Phonics is taught as part of our balanced literacy framework but it is integrated throughout our day. We teach phonics but we don’t teach phonics rules in isolation. Research shows that because there are so many exceptions to the rules, it isn’t effective to teach most of these to children. For example, the popular rule, “when two vowels go walking, the first one does the talking,” only works about 45 percent of the time. We teach students that reading is making meaning, so we want to keep our focus there, rather than on memorizing phonics rules. We do have word work as a component of our literacy framework, which includes phonics woven into various parts of our reading and writing workshops.
We do not do Friday spelling tests, with a list to memorize handed out on Monday and tested on Friday. We do teach how to spell words, and we teach and practice core lists of high frequency words (and others) appropriate to each grade level. High frequency words are words that are read frequently in reading, written frequently in writing and thus, are useful, necessary words to know and to know quickly. Teachers select high frequency and other words to illustrate useful strategies, principles and spelling patterns (if you know ‘look’ you can write ‘hook’). We teach children how to find the resource you need to help spell words, how to use one thing you know to help you write something you don’t yet know.
Like we wrote in FAQ #2:
There are some children who see a word once and remember it forever. However, that is not the case with most kids. When students are learning to… they need to have many, many experiences with those words.
Our goal is to equip students with a functional, core knowledge of how words work and how to accurately write many words that are part of standard writing. But it’s a developing process.
4. My child is bringing home books that are too easy. Why is he reading such easy books?
The easy answer to a rather complex area is that for the most part, we want the books students read at home to be “easy.” Such books, if they are books that the teacher has taught during guided reading, should be relatively easy for a student to read by the time they bring them home. Teachers will have already helped students problem solve unfamiliar words and practice fluent reading. Teachers will also have presented high level comprehension questions which increases understanding and allows for fluent reading.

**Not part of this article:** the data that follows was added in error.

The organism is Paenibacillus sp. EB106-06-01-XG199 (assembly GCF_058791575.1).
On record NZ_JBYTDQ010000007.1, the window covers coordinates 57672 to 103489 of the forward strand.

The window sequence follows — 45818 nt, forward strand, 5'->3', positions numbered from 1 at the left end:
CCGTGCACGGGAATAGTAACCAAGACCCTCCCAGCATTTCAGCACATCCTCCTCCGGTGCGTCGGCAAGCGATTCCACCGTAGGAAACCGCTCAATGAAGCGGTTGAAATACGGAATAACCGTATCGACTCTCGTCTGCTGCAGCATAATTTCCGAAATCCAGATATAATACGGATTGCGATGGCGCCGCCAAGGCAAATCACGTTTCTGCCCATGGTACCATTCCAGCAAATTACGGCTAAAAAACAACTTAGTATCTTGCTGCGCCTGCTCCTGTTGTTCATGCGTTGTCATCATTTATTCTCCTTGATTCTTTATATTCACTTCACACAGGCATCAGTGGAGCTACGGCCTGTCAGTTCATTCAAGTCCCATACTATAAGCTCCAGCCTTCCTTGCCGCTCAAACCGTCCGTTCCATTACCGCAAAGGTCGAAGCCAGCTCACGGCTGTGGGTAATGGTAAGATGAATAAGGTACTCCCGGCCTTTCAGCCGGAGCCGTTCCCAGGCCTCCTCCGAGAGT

Some people have the misconception that reading has to be hard to be challenging when in fact, just the opposite is true. Reading levels need to be just right in order for students to comprehend what they read, and to activate the high level of thinking about texts that is so important for literacy development. When reading is hard, students spend too much time “decoding” and lose the meaning of the story, thus impacting comprehension.
We teach beyond just remembering or knowing something about a story, to analysis and evaluation: Why did…Why do you think…
A final note: you may see your child reading books like the Harry Potter series, yet bringing home very slim books that look “easy”. These easy-looking texts may have complex storylines or features that teachers use to teach or support a reading strategy, or to build background knowledge. Looks, size, even the fact that your child says the book is easy can mislead you to think your child isn’t being challenged. Always, always talk with your child’s teacher if you are concerned about this issue.
5. I check my child’s backpack every night, but there aren’t many papers coming home. Is my child doing any actual work?
More and more, schools have changed from giving students masses of worksheets to more authentic tasks. The majority of our learning is done interactively—with the whole class, in small groups, or with partners. We spend the majority of our time on authentic tasks such as reading books, writing original pieces of writing, using manipulatives in math, collaborating on projects together, and using computers and SmartBoards. Students will be bringing home books and pieces of their writing and fewer worksheets than a decade ago.
6. How do I know that my child understands what he/she is reading? What should I do when he/she finishes a book?
When your child is reading, you can tell if he understands if he laughs at the funny parts, spontaneously talks about what the characters are doing, or connects to an experience of his own. Encourage these natural responses because they are good evidence that a reader comprehends what he reads. You can start a natural conversation by asking things like “So what did you think of that book?” or “Did it remind you of anything?”.
Did you know?
All MES teachers are given explicit literacy training in excess of 40 hours? All teachers utilize the balanced literacy framework that includes guided reading, word study, and writing workshop. All students are taught in groups that match their instructional level. MES scores well above the state average in literacy in every grade!
Parts of these questions and answers are adapted from Catching Readers Before They Fall, Pat Johnson and Katie Keier, 2010, Stenhouse.